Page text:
I guess that when some market abuse happens within the US, it is relatively easy for SEC to track down the criminals and sue them. But what makes me wonder is that what happens in case someone runs manipulation outside of the US.
To add a bit more specifics to the question, let's assume that:
The abuser is not the US citizen/legal entity
The abuser can be either natural or legal person
The abuser uses a non-American broker (not sure how this exactly works, I guess someone just becomes a client of local (for them) broker, and it redirects trades using an American subsidiary)
Type of abuse: any, from insider trading to a bear raid
To complicate things a bit, let's also assume that the abuser is a resident of and performs their action from some complicated jurisdiction, e.g. from an unfriendly one (China or Russia) or from offshore or from an underdeveloped country which has no market abuse laws.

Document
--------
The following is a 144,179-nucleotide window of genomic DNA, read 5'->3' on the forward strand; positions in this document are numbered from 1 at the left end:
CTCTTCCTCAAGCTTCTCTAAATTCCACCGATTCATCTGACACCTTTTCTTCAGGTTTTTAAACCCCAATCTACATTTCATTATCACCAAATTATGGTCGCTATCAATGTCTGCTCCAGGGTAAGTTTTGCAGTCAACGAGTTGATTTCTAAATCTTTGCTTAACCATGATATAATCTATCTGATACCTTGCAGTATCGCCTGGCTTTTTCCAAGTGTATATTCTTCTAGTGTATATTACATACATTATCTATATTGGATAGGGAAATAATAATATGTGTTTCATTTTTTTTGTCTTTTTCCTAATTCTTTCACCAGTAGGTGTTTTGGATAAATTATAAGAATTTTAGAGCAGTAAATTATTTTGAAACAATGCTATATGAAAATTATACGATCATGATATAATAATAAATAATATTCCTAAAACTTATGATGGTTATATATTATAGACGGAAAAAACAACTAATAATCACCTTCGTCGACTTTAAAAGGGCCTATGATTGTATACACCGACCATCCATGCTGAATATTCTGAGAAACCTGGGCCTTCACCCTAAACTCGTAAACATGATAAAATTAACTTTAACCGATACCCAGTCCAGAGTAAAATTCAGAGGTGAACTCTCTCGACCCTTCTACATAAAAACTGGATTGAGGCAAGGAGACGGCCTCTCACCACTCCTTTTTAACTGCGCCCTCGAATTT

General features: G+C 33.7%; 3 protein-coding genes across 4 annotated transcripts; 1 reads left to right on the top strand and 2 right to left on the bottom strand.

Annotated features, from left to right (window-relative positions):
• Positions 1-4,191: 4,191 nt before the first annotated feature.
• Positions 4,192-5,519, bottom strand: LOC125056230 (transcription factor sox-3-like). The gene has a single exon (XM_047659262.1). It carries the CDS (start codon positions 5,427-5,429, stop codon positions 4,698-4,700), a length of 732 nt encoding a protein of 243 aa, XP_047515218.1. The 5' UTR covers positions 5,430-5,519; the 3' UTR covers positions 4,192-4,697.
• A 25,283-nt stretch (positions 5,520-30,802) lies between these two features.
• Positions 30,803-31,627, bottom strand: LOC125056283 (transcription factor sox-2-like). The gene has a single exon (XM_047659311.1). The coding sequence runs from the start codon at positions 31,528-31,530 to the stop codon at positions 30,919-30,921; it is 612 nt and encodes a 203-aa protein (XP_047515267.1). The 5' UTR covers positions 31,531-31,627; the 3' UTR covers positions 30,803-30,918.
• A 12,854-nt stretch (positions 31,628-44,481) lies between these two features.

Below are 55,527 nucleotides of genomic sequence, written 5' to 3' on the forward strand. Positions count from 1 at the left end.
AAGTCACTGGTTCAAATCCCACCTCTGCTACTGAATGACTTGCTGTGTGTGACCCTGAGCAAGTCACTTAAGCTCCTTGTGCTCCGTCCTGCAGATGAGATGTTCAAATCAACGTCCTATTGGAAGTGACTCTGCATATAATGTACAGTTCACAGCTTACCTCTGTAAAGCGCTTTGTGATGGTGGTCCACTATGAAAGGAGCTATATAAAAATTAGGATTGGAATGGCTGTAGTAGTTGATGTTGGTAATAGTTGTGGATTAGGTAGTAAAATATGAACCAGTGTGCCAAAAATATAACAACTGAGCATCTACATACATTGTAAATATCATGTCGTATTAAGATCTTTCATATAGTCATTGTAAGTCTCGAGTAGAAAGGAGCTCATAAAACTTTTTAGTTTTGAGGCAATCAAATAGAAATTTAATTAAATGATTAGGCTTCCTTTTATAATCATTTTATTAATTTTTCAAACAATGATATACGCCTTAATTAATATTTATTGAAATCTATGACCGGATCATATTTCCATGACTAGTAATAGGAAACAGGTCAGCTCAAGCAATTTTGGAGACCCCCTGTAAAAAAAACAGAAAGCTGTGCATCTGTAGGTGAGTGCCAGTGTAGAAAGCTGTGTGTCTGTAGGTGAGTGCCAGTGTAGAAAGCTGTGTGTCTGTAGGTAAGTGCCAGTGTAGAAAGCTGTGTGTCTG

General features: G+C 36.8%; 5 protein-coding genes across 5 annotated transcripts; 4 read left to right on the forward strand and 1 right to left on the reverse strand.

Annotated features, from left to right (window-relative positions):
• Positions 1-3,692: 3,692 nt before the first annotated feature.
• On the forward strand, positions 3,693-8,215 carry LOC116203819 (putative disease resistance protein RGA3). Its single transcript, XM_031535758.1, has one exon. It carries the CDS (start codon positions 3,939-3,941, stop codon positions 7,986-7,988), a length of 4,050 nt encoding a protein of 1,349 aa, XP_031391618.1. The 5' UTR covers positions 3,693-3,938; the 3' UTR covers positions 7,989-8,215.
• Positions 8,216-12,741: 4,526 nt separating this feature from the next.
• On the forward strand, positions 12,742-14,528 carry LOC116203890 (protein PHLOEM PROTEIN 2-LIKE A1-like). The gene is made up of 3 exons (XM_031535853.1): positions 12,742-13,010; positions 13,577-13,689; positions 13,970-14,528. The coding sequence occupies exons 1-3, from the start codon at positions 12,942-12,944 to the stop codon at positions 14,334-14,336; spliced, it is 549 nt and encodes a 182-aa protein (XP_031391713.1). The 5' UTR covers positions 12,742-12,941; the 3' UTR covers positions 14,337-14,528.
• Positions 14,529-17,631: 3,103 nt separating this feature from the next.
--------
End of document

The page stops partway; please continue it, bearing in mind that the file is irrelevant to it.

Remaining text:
The questions are:
- Regarding jurisdiction: Would such actions even fall under the US jurisdiction? (e.g. what about a case when someone distributes fake information in twitter (Canadian company) regarding a Chinese company traded in the US?). Is some trading activity on the American exchange enough so that any market abuse actions regarding the instruments traded there could be considered under the US jurisdiction?
- Regarding tracking down: What legal instruments do the US authorities have to track down the abuser?
- Regarding prosecution: What legal instruments do the US authorities have to prosecute the abuser?
- Regarding brokers: What can the US authorities demand from a broker which runs abusive trades? (information, closing of the abuser's account, compensation?)